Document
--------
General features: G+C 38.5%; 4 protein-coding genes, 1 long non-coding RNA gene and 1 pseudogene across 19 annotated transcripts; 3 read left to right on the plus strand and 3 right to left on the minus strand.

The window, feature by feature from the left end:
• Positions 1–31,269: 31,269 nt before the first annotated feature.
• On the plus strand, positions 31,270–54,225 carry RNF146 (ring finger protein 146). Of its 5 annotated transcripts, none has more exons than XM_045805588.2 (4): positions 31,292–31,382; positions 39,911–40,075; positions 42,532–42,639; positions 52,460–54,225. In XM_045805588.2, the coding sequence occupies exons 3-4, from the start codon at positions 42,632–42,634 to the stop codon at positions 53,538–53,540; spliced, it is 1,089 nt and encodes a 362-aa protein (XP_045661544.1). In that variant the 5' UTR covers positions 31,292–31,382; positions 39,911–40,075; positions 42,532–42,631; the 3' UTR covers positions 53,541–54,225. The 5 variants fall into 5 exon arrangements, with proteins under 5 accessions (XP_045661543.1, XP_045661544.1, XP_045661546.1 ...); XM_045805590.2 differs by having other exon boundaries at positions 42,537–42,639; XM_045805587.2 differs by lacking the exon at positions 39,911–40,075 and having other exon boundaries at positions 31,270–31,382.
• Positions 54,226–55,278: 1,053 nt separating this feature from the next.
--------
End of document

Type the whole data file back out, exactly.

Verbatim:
General features: G+C 38.5%; 4 protein-coding genes, 1 long non-coding RNA gene and 1 pseudogene across 19 annotated transcripts; 3 read left to right on the plus strand and 3 right to left on the minus strand.

The window, feature by feature from the left end:
• Positions 1–31,269: 31,269 nt before the first annotated feature.
• On the plus strand, positions 31,270–54,225 carry RNF146 (ring finger protein 146). Of its 5 annotated transcripts, none has more exons than XM_045805588.2 (4): positions 31,292–31,382; positions 39,911–40,075; positions 42,532–42,639; positions 52,460–54,225. In XM_045805588.2, the coding sequence occupies exons 3-4, from the start codon at positions 42,632–42,634 to the stop codon at positions 53,538–53,540; spliced, it is 1,089 nt and encodes a 362-aa protein (XP_045661544.1). In that variant the 5' UTR covers positions 31,292–31,382; positions 39,911–40,075; positions 42,532–42,631; the 3' UTR covers positions 53,541–54,225. The 5 variants fall into 5 exon arrangements, with proteins under 5 accessions (XP_045661543.1, XP_045661544.1, XP_045661546.1 ...); XM_045805590.2 differs by having other exon boundaries at positions 42,537–42,639; XM_045805587.2 differs by lacking the exon at positions 39,911–40,075 and having other exon boundaries at positions 31,270–31,382.
• Positions 54,226–55,278: 1,053 nt separating this feature from the next.